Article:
Monday, January 14, 2013

OWL: Getting More of What you Want in Your Career: Patty Azzarello

Patty Azzarello, author and coach, joined our Oracle Women's Leadership talk on Risk Taking today to help us learn how to take risks and still enjoy our lives.  If you're enjoying your life, you're actually better at your job!

She tends to break things into 3 categories:
  • Do better: Are you thriving? Are you having impact?
  • Look better: Are you invisible? Being invisible is not a good thing.
  • Connect better: Do you have the right support?  If you're the only person that cares about your career: that's a big risk! And not a good one :-)
In order to do better you need to really get better about assessing risks, and stop worrying about looking foolish. There are risky career behaviours we all do that stop us from taking the right risks.

Early in her career, Ms. Azzarello had turned a project team around, taking a seemingly doomed project to a successful outcome. At the end of the year, when she went in for her performance evaluation and big rewarding raise, her boss had to let her down - nobody knew who she was. He couldn't get the raise for her.   If nobody knows what you're doing, it's difficult to get rewarded for it.

You need to realize something very important: the things that come easily to you are the things you're good at. Build on those strengths, people will be impressed.  We all only have so much energy to spend on our improving ourselves, so try to focus on what you've already got a knack for.

Be your brand - who you are. That does require you know what you're good at doing and aware of your strengths. Don't apologize for who you are and let other people know!

Ms. Azzarello reminded us that we can tune our jobs to suit our strengths.  I've done this myself many times over the years.  I'd been in the same position, on the org chart, for about 10 years... but had done at least 7-8 distinct jobs.  Sure, you still have to do the tasks you don't like - it's called work for a reason, but tune your job so you do more of what you love and less of what you hate.

When you get blocked at work, never blame your failure on the fact that your boss is stupid. Could be very career limiting. :-) Instead, use the voice of others - win others over to your side, get them to help you convince others.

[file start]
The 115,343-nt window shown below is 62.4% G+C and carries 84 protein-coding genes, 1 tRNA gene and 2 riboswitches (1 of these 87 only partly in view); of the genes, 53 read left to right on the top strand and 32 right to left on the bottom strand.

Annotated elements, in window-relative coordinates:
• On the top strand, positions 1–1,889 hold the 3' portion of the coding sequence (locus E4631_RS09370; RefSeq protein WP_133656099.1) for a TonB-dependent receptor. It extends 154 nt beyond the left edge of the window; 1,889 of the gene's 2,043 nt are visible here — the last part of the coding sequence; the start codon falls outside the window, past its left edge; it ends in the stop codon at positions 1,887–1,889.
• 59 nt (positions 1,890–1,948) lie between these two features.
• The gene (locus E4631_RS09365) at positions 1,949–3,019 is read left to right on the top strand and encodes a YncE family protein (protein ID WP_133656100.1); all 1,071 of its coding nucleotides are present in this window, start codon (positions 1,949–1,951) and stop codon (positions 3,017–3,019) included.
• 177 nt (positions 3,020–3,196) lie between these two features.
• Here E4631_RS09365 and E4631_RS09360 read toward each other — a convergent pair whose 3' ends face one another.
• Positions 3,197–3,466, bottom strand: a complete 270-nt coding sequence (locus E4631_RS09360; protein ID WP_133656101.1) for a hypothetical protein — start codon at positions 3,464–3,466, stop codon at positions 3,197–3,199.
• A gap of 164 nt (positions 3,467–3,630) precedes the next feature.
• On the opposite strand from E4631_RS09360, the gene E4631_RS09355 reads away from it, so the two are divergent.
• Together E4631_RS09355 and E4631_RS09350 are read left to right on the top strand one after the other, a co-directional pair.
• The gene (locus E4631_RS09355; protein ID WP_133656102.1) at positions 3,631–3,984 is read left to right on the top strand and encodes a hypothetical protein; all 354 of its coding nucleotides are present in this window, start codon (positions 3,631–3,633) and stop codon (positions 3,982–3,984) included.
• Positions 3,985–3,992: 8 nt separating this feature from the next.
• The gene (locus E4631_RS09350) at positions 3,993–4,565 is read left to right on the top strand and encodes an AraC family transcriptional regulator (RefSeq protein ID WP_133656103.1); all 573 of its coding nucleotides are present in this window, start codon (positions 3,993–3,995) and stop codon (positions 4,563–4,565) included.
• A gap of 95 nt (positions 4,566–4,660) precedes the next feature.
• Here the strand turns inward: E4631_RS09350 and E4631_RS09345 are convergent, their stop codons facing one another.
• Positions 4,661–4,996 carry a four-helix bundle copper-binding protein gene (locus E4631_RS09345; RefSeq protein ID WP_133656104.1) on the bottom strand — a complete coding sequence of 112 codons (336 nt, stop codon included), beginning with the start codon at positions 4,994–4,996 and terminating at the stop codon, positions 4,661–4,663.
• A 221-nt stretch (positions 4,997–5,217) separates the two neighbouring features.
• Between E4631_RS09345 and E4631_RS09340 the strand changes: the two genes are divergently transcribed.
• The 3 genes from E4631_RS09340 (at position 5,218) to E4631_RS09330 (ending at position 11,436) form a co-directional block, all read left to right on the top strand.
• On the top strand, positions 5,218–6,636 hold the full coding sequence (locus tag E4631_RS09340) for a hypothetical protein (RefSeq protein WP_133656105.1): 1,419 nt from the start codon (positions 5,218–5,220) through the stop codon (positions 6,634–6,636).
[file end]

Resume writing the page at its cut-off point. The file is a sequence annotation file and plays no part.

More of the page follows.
You need Ruthless Priorities. Do FEWER things! [Note: I really need this!]  Think about it: what adds the  most business value? how bad is it if you fail or don't do this thing at all?  If something really cannot be dropped, prioritize the important things - protect them and do them. Get famous for doing important things, not for being busy.

[Note: that last paragraph seemed to be directed to me! see my recent post on out of control email... is that really my number one priority? Will I get an Oscar for reading it all?]

But, doing the right things yourself is not enough. You need the right team. The best project with the wrong team is just not going to be successful. Get people in the right jobs, delegate power and let those people be amazing.  A really smart person in the wrong job will be miserable and won't be productive.  They won't have the opportunity to be amazing.  Give it to them.

A risky behaviour Ms. Azzarello  has seen too many times is people avoiding clarity to avoid conflict. Big ambiguous fuzzy goals do not get action.  You need clarity - that might lead to conflict, but it is necessary for action.

Being invisible and ignored can kill your career in its tracks.  Put yourself out there, make sure your boss knows what you and your team is doing. There's a balance - you need to be visible without being annoying.  Steer away from shallow publicity - every little thing does not need to be announced, but excellent work should be shared.  Make sure your work is relevant - which may require translating what you do and why it's important into lingo someone outside of your immediate team will understand.

Ms. Azzarello gave us a great example of this. Gartner surveyed CEOs for their top 10 priorities and the same companies' CIOs for their priorities. She put the lists side by side on the screen, and there was only one common *word* between the two -  "business". She then made two new lists that combined the two separate ones. The CEO priorities were the headings, and the sub bullets were the CIO priorities and, combined, they made so much more sense as a cohesive strategy for a company. I could actually understand the CEO priorities when I saw technically relevant items underneath.

Ask your boss for their business initiatives, listen to their words and fit your projects into their initiatives using their words. Use this in real life! Magic :-)